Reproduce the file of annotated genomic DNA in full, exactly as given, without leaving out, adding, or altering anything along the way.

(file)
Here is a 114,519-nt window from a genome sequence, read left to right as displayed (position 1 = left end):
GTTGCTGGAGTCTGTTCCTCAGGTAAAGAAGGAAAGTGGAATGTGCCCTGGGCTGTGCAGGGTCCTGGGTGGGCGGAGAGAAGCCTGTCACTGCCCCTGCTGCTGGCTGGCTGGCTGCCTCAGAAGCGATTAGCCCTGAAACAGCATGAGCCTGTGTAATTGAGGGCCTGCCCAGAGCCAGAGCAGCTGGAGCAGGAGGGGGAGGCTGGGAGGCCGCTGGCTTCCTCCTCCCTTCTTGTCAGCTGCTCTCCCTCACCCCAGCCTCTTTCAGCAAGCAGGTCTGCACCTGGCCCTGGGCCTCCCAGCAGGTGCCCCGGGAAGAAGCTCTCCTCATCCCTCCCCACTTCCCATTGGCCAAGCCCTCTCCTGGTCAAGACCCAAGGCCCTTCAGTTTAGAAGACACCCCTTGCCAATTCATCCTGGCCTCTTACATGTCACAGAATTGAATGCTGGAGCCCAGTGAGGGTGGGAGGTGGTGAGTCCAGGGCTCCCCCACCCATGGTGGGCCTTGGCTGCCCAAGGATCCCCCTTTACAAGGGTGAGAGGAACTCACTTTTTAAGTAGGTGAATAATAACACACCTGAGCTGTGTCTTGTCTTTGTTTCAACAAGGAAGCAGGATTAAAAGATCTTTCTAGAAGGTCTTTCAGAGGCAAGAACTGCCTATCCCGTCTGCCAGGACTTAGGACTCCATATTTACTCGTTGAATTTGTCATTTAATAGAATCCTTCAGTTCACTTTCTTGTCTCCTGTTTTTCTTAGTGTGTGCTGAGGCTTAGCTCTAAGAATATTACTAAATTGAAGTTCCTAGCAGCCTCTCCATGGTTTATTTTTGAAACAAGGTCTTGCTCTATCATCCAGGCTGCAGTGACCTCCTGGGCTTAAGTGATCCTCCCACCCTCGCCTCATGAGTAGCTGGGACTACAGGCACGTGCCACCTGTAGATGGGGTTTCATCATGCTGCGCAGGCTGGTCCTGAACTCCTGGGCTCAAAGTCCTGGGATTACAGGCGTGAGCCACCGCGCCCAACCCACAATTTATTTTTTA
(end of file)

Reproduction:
Here is a 114,519-nt window from a genome sequence, read left to right as displayed (position 1 = left end):
GTTGCTGGAGTCTGTTCCTCAGGTAAAGAAGGAAAGTGGAATGTGCCCTGGGCTGTGCAGGGTCCTGGGTGGGCGGAGAGAAGCCTGTCACTGCCCCTGCTGCTGGCTGGCTGGCTGCCTCAGAAGCGATTAGCCCTGAAACAGCATGAGCCTGTGTAATTGAGGGCCTGCCCAGAGCCAGAGCAGCTGGAGCAGGAGGGGGAGGCTGGGAGGCCGCTGGCTTCCTCCTCCCTTCTTGTCAGCTGCTCTCCCTCACCCCAGCCTCTTTCAGCAAGCAGGTCTGCACCTGGCCCTGGGCCTCCCAGCAGGTGCCCCGGGAAGAAGCTCTCCTCATCCCTCCCCACTTCCCATTGGCCAAGCCCTCTCCTGGTCAAGACCCAAGGCCCTTCAGTTTAGAAGACACCCCTTGCCAATTCATCCTGGCCTCTTACATGTCACAGAATTGAATGCTGGAGCCCAGTGAGGGTGGGAGGTGGTGAGTCCAGGGCTCCCCCACCCATGGTGGGCCTTGGCTGCCCAAGGATCCCCCTTTACAAGGGTGAGAGGAACTCACTTTTTAAGTAGGTGAATAATAACACACCTGAGCTGTGTCTTGTCTTTGTTTCAACAAGGAAGCAGGATTAAAAGATCTTTCTAGAAGGTCTTTCAGAGGCAAGAACTGCCTATCCCGTCTGCCAGGACTTAGGACTCCATATTTACTCGTTGAATTTGTCATTTAATAGAATCCTTCAGTTCACTTTCTTGTCTCCTGTTTTTCTTAGTGTGTGCTGAGGCTTAGCTCTAAGAATATTACTAAATTGAAGTTCCTAGCAGCCTCTCCATGGTTTATTTTTGAAACAAGGTCTTGCTCTATCATCCAGGCTGCAGTGACCTCCTGGGCTTAAGTGATCCTCCCACCCTCGCCTCATGAGTAGCTGGGACTACAGGCACGTGCCACCTGTAGATGGGGTTTCATCATGCTGCGCAGGCTGGTCCTGAACTCCTGGGCTCAAAGTCCTGGGATTACAGGCGTGAGCCACCGCGCCCAACCCACAATTTATTTTTTA